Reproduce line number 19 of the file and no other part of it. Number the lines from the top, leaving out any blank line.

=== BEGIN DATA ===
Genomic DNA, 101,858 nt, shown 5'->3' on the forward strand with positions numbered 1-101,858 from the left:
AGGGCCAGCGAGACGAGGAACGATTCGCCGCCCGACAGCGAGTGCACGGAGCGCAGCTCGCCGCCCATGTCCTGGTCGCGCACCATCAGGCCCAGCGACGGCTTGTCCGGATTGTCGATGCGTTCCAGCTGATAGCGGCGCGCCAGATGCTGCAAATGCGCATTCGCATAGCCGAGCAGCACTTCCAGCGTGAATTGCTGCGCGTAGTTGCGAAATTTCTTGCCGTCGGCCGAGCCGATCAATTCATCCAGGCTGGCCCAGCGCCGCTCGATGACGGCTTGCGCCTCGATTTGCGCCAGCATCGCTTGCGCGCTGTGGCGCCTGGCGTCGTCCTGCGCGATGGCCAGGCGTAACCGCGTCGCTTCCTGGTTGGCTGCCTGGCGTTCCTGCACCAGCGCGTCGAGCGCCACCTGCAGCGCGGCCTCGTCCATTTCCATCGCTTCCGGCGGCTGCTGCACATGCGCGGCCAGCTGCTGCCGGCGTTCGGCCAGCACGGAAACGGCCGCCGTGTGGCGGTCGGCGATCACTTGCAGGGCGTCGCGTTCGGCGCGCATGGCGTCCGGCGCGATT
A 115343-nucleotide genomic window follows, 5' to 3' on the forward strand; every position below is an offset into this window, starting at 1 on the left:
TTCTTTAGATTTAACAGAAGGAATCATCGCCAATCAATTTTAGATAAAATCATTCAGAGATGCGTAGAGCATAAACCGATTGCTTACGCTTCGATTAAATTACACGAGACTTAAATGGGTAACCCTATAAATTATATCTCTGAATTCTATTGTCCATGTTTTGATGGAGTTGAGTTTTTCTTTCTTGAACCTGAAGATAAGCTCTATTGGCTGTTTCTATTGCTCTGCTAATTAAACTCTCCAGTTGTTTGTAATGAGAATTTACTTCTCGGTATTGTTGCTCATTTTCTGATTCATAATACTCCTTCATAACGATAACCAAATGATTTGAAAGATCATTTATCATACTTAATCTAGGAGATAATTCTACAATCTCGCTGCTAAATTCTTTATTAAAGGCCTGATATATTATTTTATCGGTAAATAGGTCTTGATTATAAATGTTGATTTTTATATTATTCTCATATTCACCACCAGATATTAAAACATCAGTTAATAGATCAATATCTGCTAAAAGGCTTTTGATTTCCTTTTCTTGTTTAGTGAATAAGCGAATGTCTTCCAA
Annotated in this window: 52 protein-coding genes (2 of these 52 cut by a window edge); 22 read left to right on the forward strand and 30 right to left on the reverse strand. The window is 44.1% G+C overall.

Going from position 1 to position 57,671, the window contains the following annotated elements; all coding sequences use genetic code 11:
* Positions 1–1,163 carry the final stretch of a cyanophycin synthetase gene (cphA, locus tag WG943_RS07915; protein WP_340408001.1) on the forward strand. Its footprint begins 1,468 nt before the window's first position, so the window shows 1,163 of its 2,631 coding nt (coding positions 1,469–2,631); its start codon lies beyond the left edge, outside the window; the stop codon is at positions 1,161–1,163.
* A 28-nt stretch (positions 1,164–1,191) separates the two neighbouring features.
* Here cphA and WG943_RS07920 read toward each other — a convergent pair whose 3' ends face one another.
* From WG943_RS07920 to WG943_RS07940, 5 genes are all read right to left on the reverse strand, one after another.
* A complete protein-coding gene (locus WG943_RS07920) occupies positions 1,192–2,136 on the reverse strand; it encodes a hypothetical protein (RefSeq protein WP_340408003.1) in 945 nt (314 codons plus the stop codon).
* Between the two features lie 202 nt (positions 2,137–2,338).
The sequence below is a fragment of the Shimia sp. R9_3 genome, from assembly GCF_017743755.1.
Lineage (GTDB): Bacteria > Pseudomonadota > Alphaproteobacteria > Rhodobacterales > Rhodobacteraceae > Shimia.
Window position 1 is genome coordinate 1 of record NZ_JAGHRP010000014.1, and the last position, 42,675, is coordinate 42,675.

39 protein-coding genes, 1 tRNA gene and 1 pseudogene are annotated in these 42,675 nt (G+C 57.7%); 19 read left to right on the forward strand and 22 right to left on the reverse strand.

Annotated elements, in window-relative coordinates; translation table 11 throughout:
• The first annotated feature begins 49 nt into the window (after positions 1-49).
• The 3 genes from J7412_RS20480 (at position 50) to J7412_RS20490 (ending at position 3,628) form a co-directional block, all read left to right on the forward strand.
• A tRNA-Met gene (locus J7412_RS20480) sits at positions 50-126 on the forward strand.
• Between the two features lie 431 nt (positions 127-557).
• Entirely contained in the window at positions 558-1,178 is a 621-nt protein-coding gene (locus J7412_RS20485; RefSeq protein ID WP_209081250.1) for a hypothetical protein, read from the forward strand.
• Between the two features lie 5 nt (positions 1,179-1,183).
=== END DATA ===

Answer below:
• The 3 genes from J7412_RS20480 (at position 50) to J7412_RS20490 (ending at position 3,628) form a co-directional block, all read left to right on the forward strand.